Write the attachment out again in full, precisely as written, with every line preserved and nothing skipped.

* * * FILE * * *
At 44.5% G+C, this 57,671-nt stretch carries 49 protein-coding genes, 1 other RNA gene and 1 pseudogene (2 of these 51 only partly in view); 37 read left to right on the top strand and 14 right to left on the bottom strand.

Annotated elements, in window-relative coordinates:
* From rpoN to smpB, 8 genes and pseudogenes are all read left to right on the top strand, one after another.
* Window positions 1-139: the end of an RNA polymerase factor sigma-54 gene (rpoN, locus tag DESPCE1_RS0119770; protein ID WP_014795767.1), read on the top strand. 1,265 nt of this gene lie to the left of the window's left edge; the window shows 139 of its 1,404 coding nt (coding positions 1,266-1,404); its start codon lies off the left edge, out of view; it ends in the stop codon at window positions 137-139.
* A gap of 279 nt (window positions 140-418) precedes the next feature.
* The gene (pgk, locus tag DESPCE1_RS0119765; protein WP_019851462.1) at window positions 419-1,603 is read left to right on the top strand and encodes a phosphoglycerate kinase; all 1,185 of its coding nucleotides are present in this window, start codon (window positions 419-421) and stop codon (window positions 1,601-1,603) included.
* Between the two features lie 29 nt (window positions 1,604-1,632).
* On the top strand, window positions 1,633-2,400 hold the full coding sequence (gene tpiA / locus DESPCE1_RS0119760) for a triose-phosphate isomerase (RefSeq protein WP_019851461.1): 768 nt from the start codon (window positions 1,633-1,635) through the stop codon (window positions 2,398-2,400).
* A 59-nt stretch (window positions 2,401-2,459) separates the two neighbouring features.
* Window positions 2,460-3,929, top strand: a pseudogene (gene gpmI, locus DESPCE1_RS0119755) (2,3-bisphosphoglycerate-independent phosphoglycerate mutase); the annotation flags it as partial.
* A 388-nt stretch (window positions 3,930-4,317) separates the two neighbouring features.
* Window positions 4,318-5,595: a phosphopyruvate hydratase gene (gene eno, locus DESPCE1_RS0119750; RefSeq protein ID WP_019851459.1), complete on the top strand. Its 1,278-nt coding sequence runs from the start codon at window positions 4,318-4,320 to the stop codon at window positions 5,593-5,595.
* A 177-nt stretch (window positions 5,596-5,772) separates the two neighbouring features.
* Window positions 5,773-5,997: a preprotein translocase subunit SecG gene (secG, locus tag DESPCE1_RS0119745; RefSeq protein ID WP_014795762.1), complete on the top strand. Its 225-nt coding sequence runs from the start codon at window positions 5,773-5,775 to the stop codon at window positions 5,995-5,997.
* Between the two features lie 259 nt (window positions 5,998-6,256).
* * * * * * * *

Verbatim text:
At 44.5% G+C, this 57,671-nt stretch carries 49 protein-coding genes, 1 other RNA gene and 1 pseudogene (2 of these 51 only partly in view); 37 read left to right on the top strand and 14 right to left on the bottom strand.

Annotated elements, in window-relative coordinates:
* From rpoN to smpB, 8 genes and pseudogenes are all read left to right on the top strand, one after another.
* Window positions 1-139: the end of an RNA polymerase factor sigma-54 gene (rpoN, locus tag DESPCE1_RS0119770; protein ID WP_014795767.1), read on the top strand. 1,265 nt of this gene lie to the left of the window's left edge; the window shows 139 of its 1,404 coding nt (coding positions 1,266-1,404); its start codon lies off the left edge, out of view; it ends in the stop codon at window positions 137-139.
* A gap of 279 nt (window positions 140-418) precedes the next feature.
* The gene (pgk, locus tag DESPCE1_RS0119765; protein WP_019851462.1) at window positions 419-1,603 is read left to right on the top strand and encodes a phosphoglycerate kinase; all 1,185 of its coding nucleotides are present in this window, start codon (window positions 419-421) and stop codon (window positions 1,601-1,603) included.
* Between the two features lie 29 nt (window positions 1,604-1,632).
* On the top strand, window positions 1,633-2,400 hold the full coding sequence (gene tpiA / locus DESPCE1_RS0119760) for a triose-phosphate isomerase (RefSeq protein WP_019851461.1): 768 nt from the start codon (window positions 1,633-1,635) through the stop codon (window positions 2,398-2,400).
* A 59-nt stretch (window positions 2,401-2,459) separates the two neighbouring features.
* Window positions 2,460-3,929, top strand: a pseudogene (gene gpmI, locus DESPCE1_RS0119755) (2,3-bisphosphoglycerate-independent phosphoglycerate mutase); the annotation flags it as partial.
* A 388-nt stretch (window positions 3,930-4,317) separates the two neighbouring features.
* Window positions 4,318-5,595: a phosphopyruvate hydratase gene (gene eno, locus DESPCE1_RS0119750; RefSeq protein ID WP_019851459.1), complete on the top strand. Its 1,278-nt coding sequence runs from the start codon at window positions 4,318-4,320 to the stop codon at window positions 5,593-5,595.
* A 177-nt stretch (window positions 5,596-5,772) separates the two neighbouring features.
* Window positions 5,773-5,997: a preprotein translocase subunit SecG gene (secG, locus tag DESPCE1_RS0119745; RefSeq protein ID WP_014795762.1), complete on the top strand. Its 225-nt coding sequence runs from the start codon at window positions 5,773-5,775 to the stop codon at window positions 5,995-5,997.
* Between the two features lie 259 nt (window positions 5,998-6,256).